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INFOCOMM ’99: a review

This year's running of INFOCOMM had more product announcements, marketing alliances and technology demonstrations packed into a three-day period than

INFOCOMM ’99: a review

Aug 1, 1999 12:00 PM,
Pete Putman

This year’s running of INFOCOMM had more product announcements, marketingalliances and technology demonstrations packed into a three-day period thanany other trade show I have attended in the past two years. From the momentDick Clark cut the ribbon and officially launched the show, it was a caseof putting on your running shoes and sprinting amongst the more than 400exhibitor booths, not to mention the aircraft hangar-sized Projection ShootOut and Projector Encounter, a 30 minute walk-through crash course indisplay technology.

The biggest crowds were drawn to the numerous booths exhibitingultraportable projection systems. At last count, Sony, Panasonic, Sharp, InFocus, Epson, Proxima, NEC, PLUS, Mitsubishi, Davis, Toshiba, Sanyo,Hitachi, CTX, and Compaq all had either or both lightweight SVGA (800infinity 600) and XGA (1,204 infinity 768) projectors on display, rangingin weight from 4.2 pounds to 10 pounds (1.9 kg to 4.5 kg). Many were ratedat 500 to 600 lumens output, while some of the bigger boxes were pushingmore than 1,000 lumens. Several of the ultra-thin single-DMD designs wereshown, projectors not much bigger than a notebook computer. Many models nowhave PanelLink direct digital inputs.

In this category, the biggest news was Sharp’s Notevision 7 ultraportable,which uses a single 1,024 infinity 768 DMD for imaging, a major change forone of the preeminent manufacturers of LCD projectors. This projector – andthe Panasonic PT-D7, NEC MultiSync LT84 and LT140 – are all derived fromthe PLUS U-870/U-1080 chassis. In Focus’ LP330 ultralight is of its owndesign and also uses a single XGA DMD. The Compaq MP1600 is even smallerand stands vertically with a snap-off video input adapter, and Davis’ DLX16 is still in the engineering stage but tiny indeed.

Among the LCD bunch, Sony’s VPL PX1 9 pound (4 kg) portable employs three0.9 inch (23 mm) XGA LCD panels and cranks out 1,000 lumens, also using anupright design that looks a lot like its consumer-version CPD LCDprojector. Epson upgraded its Power-Lite 5500C and 7500C ultras to the5550C and 7550C, increasing light output to 850 and 950 lumens. Proxima’sLX-1 and LS-1 ultraportables also use 0.9 inch chips and operate above the800 lumens range.

There was also considerable interest in SVGA and XGA desktop projectors.Hitachi had several new models (CPX series), as did Panasonic(PT-L597/797). Sharp (Notevision 6) and Sony (Super-Bright) both showeddesktop LCD boxes that weigh about 15 pounds (6.8 kg) and can easily crankmore than 2,000 lumens. Sanyo (PLC-SP series), NEC (MT 830+, 1030+, and1035+), Toshiba (TLP 600/700 series), Proxima (DP-series), Mitsubishi(X200) and Epson (PowerLite 7250/7350/5350) all had desktop offerings inthe 1,500 to 1,800 lumens range.

Slightly bigger desktop XGA projectors (essentially installationprojectors) from Sanyo (PLC-9000NA), Epson (PowerLite 8000i) and Proxima(Pro AV 9310) now yield more than 2,000 lumens. Some, Sanyo (PLC-EF10N) andProxima again (Pro AV 9400), plus APTi (AP-2000), In Focus (LP-740), Epson(PowerLite 9000i), Hughes-JVC (G1500), and JVC (DLA-G15), support SXGA(1,365/1,280 infinity 1,024) native resolution.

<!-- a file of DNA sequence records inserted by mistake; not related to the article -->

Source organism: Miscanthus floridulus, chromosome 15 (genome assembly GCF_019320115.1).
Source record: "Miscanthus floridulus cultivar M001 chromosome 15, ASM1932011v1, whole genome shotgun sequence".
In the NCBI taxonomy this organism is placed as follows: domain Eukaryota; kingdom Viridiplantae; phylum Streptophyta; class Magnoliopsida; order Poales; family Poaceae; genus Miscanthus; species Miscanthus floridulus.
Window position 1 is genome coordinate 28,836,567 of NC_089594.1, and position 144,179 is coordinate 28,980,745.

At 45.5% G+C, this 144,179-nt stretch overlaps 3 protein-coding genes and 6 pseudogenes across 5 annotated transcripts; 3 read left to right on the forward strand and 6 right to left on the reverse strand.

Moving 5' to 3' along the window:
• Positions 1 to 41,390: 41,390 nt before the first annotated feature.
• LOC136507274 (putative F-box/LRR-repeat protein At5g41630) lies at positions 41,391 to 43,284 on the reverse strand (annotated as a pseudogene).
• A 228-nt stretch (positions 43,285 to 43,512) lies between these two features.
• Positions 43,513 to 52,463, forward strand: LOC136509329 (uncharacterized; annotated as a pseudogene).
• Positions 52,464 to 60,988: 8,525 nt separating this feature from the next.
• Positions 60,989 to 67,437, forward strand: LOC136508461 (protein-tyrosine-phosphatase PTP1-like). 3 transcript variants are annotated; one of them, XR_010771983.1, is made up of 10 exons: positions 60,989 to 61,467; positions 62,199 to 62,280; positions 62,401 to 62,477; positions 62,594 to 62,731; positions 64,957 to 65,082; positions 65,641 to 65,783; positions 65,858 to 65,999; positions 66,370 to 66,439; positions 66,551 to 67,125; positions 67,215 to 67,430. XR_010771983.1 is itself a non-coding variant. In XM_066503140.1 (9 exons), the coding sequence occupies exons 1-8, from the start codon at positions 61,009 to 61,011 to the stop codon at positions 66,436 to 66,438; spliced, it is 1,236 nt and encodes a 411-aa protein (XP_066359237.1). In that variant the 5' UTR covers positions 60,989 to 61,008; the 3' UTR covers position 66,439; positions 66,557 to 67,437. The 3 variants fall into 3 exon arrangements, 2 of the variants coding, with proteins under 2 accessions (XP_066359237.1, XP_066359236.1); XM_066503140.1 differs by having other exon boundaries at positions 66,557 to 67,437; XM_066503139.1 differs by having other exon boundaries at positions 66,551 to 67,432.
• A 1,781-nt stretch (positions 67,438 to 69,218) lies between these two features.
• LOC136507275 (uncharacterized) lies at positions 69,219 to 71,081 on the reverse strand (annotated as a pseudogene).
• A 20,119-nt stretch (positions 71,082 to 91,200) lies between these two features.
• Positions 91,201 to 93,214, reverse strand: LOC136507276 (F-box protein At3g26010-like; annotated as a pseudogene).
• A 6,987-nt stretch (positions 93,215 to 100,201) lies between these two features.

Barco showed a high-resolution version of the BarcoGraphics 6300, calledthe BarcoReality 6300 DLC. It uses 1,280 infinity 1,024 LCD panels and hasdirect digital inputs. PanelLink is now beginning to show up on desktop andinstallation/desktop projectors as well. Sony has souped up its VPL-X2000Udesktop/installation projector to SXGA resolution, giving it the monikerVPL FE100 and increasing the light output to 3,000 lumens.

The biggest projector surprise for me at the show was NEC’s MultiSync T5, a90 pound (41 kg) installation, staging and rental projector that usesthree-chip XGA DMD imaging and a xenon light source. It is not much biggerthan a 7 inch (178 mm) CRT projector, has the NEC pull-out handles,supports direct digital input and cranks out 4,500 lumens from a 120 VACpower source. This projector uses Texas Instrument’s Thunder light engine,and you can bet your last dollar that more three-DMD installationprojectors will be making an appearance shortly.

At the high end, a category sure to be affected by all the increasedbrightness and decreased size of desktop and installation LCD and DMDprojectors, the magic number is now 10,000 lumens, and Digital Projection(Lightning 10sx and Lightning 15sx), Barco (ELM G10 and R12), andElectrohome (VistaGRAPHX Roadie 10K and 12K) all had high-intensity modelson display. Several (Lightning series, R12 and Roadie 12K) incorporate thenew 1,280 infinity 1,024 DMDs.

Digital Projection also showed a 6,000 lumen SXGA box (Power 6 sx), whileBarco unveiled the BarcoReality 9300 DLC, a higher-brightness version ofits SXGA large-venue LCD projector withdirect digital inputs. Panasonicjumped into the large-venue fray with the PT-D9500 (9,000 lumens, XGADMDs), while off in a remote corner of the Hughes-JVC booth, I foundanother pleasant surprise, a 4,000 lumen, large-venue projector using threeof JVC’s 1,365 infinity 1,024 D-ILA imaging devices (reflective LCDs). Itlooked spectacular with HDTV footage, and was not much bigger than NEC’s T5.